Chancellor of Justice’s public address to the Minister of Social Affairs on prohibition of corporal punishment of the child

 

Honourable Minister of Social Affairs,

Estonia has ratified the UN Convention on the Rights of the Child and has according to the Article 19 committed to take all appropriate legislative, administrative, social and educational measures to protect the child from all forms of physical or mental violence, injury or abuse, neglect or negligent treatment, maltreatment or exploitation, including sexual abuse. Also the UN Committee on the Rights of the Child has emphasized the importance of prohibiting corporal punishment of the child at home, school and in other institutions.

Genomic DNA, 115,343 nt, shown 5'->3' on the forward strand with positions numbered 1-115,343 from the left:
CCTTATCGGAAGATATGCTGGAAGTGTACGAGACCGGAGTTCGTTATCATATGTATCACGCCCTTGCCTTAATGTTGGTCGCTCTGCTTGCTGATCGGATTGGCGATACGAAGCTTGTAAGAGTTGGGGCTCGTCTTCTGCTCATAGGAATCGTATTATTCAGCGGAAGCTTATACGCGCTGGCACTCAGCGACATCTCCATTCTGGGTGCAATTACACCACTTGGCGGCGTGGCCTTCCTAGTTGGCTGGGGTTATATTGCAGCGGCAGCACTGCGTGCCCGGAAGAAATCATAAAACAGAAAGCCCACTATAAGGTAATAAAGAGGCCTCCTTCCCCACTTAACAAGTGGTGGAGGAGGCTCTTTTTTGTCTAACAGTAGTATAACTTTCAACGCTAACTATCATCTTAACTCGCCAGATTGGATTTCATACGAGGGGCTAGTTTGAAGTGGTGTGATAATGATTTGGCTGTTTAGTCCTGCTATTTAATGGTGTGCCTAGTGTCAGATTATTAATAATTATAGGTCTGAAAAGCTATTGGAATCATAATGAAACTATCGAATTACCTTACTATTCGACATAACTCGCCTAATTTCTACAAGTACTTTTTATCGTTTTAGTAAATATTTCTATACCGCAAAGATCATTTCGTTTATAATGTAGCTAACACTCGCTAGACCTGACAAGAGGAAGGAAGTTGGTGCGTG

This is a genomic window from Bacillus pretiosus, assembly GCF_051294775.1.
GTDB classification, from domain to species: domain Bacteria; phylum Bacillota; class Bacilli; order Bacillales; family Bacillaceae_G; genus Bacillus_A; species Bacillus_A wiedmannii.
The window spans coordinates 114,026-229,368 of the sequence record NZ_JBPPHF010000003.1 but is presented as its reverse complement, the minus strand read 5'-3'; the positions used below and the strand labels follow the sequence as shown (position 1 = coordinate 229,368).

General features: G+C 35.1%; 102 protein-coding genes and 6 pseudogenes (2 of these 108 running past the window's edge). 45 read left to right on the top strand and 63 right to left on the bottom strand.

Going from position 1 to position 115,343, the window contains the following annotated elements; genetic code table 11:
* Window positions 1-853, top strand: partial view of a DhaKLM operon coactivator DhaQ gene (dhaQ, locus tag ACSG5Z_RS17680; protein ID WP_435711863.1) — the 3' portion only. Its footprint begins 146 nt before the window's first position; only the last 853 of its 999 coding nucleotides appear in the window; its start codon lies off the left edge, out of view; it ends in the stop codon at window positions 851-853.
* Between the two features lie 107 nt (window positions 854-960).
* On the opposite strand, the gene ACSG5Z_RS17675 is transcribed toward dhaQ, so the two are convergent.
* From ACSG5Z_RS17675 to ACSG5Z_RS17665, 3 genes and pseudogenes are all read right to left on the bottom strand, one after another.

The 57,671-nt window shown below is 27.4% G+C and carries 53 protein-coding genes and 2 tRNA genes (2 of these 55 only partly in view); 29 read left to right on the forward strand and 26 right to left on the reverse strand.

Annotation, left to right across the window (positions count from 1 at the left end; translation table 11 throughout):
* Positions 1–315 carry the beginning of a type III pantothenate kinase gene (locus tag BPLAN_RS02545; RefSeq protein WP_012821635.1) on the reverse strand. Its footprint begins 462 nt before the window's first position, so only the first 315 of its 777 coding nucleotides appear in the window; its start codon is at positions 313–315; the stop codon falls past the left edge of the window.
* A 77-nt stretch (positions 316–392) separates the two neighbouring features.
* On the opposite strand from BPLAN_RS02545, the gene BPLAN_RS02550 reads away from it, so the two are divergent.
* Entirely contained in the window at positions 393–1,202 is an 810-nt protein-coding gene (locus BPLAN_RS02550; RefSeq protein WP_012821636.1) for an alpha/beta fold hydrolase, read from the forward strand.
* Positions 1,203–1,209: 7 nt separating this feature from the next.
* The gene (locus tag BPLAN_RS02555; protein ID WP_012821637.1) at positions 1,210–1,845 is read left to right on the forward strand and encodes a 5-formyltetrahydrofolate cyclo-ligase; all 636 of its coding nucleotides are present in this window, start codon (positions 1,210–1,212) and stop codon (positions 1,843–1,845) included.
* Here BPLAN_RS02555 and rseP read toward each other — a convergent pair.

Corporal punishment of children violates the fundamental principles of human rights - the right to physical integrity and human dignity. Protection of human rights is one of the pillars of a democratic society. The necessary elements of an offense of physical abuse enacted in the Penal Code and prohibition to implement raising measures that are degrading or causing distress or physical harm to the child enacted in the Child Protection Act and the Family Law Act, have not been sufficient to change societal attitudes towards corporal punishment of the child. As the Ombudsman for Children, I believe that the society should be totally intransigent towards violence against children, including corporal punishment. Also so-called "lenient" corporal punishment methods such as tweaking or slapping expose pain and humiliation to the child, and violate the child's right to physical integrity and human dignity. We do not accept violence in relations between adults, thus, we should not accept violence in relations between adults and children.